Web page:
The big news this week in our area were the eerie yellow and red skies due to the marine layer lofting the smoke from fires up north high into the atmosphere. (More here.) It was yellow and dark most of the day here in Mountain View, but further south and north the skies were red and much darker. But the air quality at ground level was actually fine, it just made for a from and foreboding rising every time one looked out the window.
The apparent end of the world was overshadowed for me because Jackson started showing signs of conjunctivitis again, meaning I guess the respiratory infection some of the cats had a month ago isn’t entirely gone. So we took him to the vet and got some meds. We couldn’t take him in until the end of the day, so I spent much of the day looking out at the dire heavens, and worrying about our boy. So we’re going him two meds for a week and then we’ll revisit. It remains to be seen whether the others will also need meds, although Edison started showing signs of eye trouble today. Sigh. I was really hoping a month after finishing the last round of meds that we were done with this.
(Despite the dramatic coloring, our weather was greatly overshadowed for the rest of the country by the disastrous wildfires in Oregon, which have been about as bad as anything I can recall in California.)
Unfortunately the marine layer moved out of the area by Friday, which meant the smoke came down to earth, and our air quality has been lousy for the last couple of days. Even worse up in San Francisco, I think. But we’ve basically been sitting inside, running the house fan and occasionally and A/C (the outside temperature did hit 80°F today, and the sun even came out). I don’t think anyone really knows, but the best prediction I’ve heard is that we won’t get relief (in the form of winds blowing the smoke elsewhere) until at least Monday.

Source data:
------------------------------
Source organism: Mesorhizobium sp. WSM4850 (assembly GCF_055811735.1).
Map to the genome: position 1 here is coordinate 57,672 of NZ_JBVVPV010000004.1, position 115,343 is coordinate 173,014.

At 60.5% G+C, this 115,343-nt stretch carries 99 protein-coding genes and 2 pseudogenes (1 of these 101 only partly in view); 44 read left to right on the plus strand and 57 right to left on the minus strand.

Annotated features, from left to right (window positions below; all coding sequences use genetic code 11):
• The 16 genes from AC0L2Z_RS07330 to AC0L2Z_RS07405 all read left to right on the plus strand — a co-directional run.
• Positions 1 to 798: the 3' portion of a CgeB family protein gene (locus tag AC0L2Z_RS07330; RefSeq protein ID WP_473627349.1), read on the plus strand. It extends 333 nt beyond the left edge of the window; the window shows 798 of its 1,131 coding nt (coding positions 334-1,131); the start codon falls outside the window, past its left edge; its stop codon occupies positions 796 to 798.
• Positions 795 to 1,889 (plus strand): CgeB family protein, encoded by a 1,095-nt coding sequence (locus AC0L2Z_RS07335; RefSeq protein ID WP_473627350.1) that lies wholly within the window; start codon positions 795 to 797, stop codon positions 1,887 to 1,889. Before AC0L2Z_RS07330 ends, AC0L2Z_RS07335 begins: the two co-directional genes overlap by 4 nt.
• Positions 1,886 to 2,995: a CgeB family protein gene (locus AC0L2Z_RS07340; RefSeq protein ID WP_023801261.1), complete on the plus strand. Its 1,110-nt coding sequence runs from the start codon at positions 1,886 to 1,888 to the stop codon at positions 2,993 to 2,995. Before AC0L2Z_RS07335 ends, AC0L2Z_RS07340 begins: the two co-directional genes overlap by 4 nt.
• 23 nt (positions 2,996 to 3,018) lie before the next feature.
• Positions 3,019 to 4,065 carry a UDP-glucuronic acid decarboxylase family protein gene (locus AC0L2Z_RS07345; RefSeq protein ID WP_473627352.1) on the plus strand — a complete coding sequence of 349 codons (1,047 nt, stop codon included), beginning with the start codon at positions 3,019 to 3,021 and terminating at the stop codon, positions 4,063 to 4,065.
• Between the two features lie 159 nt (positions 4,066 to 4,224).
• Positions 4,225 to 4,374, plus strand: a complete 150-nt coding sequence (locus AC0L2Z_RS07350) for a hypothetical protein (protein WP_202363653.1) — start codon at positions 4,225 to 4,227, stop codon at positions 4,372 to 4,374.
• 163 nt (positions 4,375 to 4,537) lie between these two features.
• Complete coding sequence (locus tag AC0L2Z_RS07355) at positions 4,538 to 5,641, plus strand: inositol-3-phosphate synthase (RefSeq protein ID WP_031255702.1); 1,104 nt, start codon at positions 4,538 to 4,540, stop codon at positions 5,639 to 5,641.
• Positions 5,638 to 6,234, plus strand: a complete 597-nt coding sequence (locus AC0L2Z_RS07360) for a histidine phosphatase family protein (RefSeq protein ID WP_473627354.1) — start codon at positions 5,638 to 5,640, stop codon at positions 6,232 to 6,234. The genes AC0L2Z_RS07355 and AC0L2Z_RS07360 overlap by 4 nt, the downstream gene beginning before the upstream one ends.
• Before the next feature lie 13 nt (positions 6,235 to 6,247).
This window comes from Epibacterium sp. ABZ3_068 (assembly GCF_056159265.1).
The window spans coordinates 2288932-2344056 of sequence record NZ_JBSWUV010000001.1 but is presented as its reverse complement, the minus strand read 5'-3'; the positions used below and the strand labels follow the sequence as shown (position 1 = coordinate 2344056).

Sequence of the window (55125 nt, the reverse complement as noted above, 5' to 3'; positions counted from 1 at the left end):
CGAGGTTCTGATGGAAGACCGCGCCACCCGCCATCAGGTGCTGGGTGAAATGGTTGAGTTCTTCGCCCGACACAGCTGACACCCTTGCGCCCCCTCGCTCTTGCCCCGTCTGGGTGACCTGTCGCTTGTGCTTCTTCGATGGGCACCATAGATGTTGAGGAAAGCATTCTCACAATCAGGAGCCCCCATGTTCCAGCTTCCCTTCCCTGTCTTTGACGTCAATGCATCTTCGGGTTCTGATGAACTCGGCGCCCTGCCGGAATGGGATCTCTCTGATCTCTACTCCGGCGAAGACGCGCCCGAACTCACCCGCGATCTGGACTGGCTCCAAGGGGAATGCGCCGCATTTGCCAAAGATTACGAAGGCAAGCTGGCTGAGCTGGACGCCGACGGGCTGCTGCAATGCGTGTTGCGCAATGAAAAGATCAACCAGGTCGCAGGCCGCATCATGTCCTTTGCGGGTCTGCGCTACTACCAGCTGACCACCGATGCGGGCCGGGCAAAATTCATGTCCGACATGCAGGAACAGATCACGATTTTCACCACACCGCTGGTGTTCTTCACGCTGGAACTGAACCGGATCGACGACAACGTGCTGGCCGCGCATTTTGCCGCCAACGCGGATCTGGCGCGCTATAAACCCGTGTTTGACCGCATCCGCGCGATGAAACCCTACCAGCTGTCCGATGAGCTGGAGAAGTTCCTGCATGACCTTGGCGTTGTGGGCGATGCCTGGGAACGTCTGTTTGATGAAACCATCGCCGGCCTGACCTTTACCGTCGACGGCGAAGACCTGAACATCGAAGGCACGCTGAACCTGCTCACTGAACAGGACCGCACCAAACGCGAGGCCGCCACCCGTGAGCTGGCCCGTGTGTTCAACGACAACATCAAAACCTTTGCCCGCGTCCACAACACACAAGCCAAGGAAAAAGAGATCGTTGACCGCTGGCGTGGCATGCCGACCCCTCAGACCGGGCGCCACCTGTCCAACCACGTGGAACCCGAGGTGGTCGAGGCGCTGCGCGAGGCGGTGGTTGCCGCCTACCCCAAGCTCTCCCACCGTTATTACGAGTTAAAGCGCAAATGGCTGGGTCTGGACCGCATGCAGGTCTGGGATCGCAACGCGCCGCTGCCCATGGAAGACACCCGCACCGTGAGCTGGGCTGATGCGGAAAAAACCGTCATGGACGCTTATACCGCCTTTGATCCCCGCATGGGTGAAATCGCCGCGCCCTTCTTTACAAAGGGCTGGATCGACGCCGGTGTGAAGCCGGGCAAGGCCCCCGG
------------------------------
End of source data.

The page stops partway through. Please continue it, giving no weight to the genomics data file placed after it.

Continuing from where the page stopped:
Of course, the best thing would be for the fires to get put out. California firefighters have been doing a heroic job of containing the fires – the three large ones around the Bay Area are almost completely contained – but the whole west coast and several inland states have been set ablaze and things are bad.
Anyway, hopefully next week will be better. On top of the pandemic, this week was just nuts.
Let’s get the bad stuff out of the way first: You may recall that they had upper respiratory infections and kitty conjunctivitis when they arrived, which we treated them for. Well, it turns out it was worse than that: The infection they almost certainly had from the start was kitty chlamydia, which we learned when their big brother Jackson’s right eye started watering and got hecka inflamed. We found out because we took him in to get tested.
So the three boys were on antibiotics for three weeks. We decided not to treat Sadie and Roulette because neither of them had showed any symptoms, and both of them had been avoiding the kittens (and Roulette avoids Jackson anyway). It was a bit of a risk, because if it turns out one of them was infected, then we’ll get to do this again, for all five of them. So of course every time I see Sadie sniffle I think, “uh oh”. But Sadie is a sniffly, slightly-drooly cat anyway, and she hasn’t shown the eye watering that all three of the boys showed. It’s been a week and a half since we finished their meds and none of them seem to be showing any symptoms, so it seems we got away with it.